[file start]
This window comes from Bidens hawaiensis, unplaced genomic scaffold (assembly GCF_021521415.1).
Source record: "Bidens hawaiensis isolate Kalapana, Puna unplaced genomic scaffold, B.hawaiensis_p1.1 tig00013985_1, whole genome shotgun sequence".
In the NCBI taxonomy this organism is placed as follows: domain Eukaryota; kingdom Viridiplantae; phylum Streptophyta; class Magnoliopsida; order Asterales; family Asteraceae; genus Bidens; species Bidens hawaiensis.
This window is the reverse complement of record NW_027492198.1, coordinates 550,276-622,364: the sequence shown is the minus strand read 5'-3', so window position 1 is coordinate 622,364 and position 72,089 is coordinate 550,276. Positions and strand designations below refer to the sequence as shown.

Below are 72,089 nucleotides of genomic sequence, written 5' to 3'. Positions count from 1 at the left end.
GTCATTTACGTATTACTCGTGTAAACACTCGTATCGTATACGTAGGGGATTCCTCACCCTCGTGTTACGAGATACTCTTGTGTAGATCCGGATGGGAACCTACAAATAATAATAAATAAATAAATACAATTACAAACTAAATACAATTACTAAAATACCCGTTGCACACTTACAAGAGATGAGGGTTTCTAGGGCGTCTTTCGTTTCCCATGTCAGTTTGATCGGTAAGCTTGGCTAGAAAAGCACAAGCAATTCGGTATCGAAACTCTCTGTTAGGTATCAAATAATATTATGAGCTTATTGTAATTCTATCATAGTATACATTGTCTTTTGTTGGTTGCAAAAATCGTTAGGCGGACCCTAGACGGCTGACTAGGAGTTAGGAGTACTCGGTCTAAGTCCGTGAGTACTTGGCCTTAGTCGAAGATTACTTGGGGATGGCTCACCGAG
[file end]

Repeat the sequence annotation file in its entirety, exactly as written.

This window comes from Bidens hawaiensis, unplaced genomic scaffold (assembly GCF_021521415.1).
Source record: "Bidens hawaiensis isolate Kalapana, Puna unplaced genomic scaffold, B.hawaiensis_p1.1 tig00013985_1, whole genome shotgun sequence".
In the NCBI taxonomy this organism is placed as follows: domain Eukaryota; kingdom Viridiplantae; phylum Streptophyta; class Magnoliopsida; order Asterales; family Asteraceae; genus Bidens; species Bidens hawaiensis.
This window is the reverse complement of record NW_027492198.1, coordinates 550,276-622,364: the sequence shown is the minus strand read 5'-3', so window position 1 is coordinate 622,364 and position 72,089 is coordinate 550,276. Positions and strand designations below refer to the sequence as shown.

Below are 72,089 nucleotides of genomic sequence, written 5' to 3'. Positions count from 1 at the left end.
GTCATTTACGTATTACTCGTGTAAACACTCGTATCGTATACGTAGGGGATTCCTCACCCTCGTGTTACGAGATACTCTTGTGTAGATCCGGATGGGAACCTACAAATAATAATAAATAAATAAATACAATTACAAACTAAATACAATTACTAAAATACCCGTTGCACACTTACAAGAGATGAGGGTTTCTAGGGCGTCTTTCGTTTCCCATGTCAGTTTGATCGGTAAGCTTGGCTAGAAAAGCACAAGCAATTCGGTATCGAAACTCTCTGTTAGGTATCAAATAATATTATGAGCTTATTGTAATTCTATCATAGTATACATTGTCTTTTGTTGGTTGCAAAAATCGTTAGGCGGACCCTAGACGGCTGACTAGGAGTTAGGAGTACTCGGTCTAAGTCCGTGAGTACTTGGCCTTAGTCGAAGATTACTTGGGGATGGCTCACCGAG